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Dignity in Dying comment on the death of Mr Sinclair at Dignitas, and the subsequent investigation

Two people were arrested yesterday for assisting terminally ill man, Mr Sinclair, to be assisted to die at Dignitas at his request.

Sarah Wootton, Chief Executive of Dignity in Dying said:

“This is yet another tragic case of a terminally ill adult being forced to travel abroad in order to have an assisted death, and is a sad reminder of how our current law is failing dying patients and their loved ones.

“While it is likely that people accompanying a relative or friend abroad to die will be acting out of compassion, it is important that cases of assisted dying are investigated, despite this currently having to be a retrospective investigation, after the person has died.

“Much better would be an assisted dying law with upfront safeguards, which would investigate a request to die when the person is still alive and alternative options can be set out. This would better protect potentially vulnerable people, provide choice at the end of life for those suffering unbearably and prevent those who act compassionately towards another’s request to die from lengthy and distressing investigation whilst grieving for the loss of a loved one.”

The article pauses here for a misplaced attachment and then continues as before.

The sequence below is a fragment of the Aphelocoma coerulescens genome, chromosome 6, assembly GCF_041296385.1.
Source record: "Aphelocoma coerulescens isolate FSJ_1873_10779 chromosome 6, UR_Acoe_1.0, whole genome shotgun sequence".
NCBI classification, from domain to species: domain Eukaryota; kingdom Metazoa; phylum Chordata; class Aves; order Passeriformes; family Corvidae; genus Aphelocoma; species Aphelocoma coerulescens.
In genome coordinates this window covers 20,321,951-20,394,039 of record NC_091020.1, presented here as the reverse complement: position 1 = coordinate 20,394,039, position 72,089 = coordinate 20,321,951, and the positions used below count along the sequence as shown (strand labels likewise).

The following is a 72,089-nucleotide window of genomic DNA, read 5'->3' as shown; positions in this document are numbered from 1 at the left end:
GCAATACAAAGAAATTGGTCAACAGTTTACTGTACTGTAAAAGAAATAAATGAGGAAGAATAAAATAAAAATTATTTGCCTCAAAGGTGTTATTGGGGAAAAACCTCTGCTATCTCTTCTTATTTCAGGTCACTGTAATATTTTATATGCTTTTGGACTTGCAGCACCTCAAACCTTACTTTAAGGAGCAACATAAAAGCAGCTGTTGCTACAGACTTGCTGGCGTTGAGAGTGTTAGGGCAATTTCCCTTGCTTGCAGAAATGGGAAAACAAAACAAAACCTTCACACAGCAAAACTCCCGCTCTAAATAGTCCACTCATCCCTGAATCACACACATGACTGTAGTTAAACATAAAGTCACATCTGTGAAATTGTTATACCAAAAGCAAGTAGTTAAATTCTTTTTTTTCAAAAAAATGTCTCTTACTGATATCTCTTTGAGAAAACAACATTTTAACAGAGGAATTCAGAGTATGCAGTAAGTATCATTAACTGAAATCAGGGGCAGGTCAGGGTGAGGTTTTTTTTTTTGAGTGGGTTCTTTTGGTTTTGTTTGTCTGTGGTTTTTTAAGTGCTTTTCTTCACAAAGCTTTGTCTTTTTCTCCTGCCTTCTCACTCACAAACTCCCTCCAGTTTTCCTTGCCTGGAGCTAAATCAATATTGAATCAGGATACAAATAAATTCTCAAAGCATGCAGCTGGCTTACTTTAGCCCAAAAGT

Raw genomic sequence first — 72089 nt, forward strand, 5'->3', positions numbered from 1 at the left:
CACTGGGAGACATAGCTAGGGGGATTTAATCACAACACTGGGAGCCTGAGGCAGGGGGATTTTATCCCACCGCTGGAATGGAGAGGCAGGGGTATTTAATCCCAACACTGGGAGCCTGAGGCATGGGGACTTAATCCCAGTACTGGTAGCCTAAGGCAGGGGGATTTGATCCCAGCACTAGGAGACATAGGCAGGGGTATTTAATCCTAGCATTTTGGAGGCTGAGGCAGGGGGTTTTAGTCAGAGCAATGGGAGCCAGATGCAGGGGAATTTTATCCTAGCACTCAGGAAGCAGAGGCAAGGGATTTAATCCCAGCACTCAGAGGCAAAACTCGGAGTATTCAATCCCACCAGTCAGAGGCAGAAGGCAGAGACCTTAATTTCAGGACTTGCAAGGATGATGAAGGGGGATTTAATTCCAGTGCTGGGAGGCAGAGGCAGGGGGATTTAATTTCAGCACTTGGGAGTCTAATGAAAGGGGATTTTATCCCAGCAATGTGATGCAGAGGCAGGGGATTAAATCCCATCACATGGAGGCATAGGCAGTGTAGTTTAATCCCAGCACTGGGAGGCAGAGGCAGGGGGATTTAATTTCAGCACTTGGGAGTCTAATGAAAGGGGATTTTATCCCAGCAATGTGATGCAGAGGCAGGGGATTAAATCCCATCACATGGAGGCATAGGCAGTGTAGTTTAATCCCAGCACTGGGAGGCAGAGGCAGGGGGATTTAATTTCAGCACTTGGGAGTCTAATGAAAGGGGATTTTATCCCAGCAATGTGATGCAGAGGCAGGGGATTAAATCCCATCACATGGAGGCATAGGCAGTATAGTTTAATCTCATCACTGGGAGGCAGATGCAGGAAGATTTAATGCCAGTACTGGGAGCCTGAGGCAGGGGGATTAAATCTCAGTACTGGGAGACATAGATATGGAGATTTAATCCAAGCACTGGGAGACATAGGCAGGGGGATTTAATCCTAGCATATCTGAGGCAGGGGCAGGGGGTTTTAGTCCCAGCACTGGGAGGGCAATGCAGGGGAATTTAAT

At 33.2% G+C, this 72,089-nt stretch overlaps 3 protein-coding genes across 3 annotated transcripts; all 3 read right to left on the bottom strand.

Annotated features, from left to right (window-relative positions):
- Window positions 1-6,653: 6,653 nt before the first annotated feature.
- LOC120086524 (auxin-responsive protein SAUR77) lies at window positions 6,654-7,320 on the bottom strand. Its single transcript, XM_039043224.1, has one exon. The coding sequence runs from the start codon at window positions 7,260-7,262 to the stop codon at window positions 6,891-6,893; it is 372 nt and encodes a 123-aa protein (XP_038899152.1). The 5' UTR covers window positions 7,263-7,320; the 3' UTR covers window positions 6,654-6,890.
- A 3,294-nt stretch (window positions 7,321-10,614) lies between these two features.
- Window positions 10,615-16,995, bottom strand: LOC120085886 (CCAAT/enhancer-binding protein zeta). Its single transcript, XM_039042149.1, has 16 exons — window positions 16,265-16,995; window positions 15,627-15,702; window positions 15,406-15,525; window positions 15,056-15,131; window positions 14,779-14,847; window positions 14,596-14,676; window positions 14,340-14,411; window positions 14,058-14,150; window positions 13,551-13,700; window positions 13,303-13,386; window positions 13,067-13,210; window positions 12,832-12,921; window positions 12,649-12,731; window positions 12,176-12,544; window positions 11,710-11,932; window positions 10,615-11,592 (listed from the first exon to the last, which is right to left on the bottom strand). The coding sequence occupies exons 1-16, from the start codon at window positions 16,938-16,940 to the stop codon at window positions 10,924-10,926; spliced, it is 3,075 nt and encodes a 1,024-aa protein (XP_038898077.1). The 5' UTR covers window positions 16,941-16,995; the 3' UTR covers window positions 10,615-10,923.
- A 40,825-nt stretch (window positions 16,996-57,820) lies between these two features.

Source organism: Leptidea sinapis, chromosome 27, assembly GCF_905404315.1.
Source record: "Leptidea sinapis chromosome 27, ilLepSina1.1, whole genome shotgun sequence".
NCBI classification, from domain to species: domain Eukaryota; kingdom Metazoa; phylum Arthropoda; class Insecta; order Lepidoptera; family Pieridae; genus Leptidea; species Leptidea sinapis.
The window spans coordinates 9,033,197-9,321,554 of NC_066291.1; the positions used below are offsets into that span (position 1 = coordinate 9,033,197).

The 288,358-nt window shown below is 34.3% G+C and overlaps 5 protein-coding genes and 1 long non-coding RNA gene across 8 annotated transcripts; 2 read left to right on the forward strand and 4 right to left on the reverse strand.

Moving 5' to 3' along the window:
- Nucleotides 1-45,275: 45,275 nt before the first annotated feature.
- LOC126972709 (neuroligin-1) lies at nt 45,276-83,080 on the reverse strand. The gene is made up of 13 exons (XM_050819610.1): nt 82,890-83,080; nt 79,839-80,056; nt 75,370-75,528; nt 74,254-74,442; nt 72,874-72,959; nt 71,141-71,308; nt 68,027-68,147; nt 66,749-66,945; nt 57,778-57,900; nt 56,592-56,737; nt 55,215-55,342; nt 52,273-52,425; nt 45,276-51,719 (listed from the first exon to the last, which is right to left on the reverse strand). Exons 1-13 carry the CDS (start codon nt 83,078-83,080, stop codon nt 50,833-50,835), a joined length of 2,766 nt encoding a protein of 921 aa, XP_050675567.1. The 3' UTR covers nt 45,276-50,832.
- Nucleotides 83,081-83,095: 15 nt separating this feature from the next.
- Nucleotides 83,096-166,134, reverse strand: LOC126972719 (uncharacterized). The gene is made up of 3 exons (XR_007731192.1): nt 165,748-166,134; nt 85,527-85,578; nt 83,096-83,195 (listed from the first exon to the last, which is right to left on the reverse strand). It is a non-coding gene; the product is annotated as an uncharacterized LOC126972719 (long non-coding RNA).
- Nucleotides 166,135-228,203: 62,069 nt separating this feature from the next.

Notes to editor:

About Dignity in Dying:

– Dignity in Dying campaigns for greater choice, control and access to services at the end of life. It advocates providing terminally ill adults with the option of an assisted death, within strict legal safeguards, and for universal access to high quality end-of-life care.

– Dignity in Dying has over 25,000 supporters and receives its funding entirely from donations from the public.

– The British Social Attitudes Survey 2010 found that 92% of non-religious and 71% of religious people support assisted dying. This relates to overall support of 82%.

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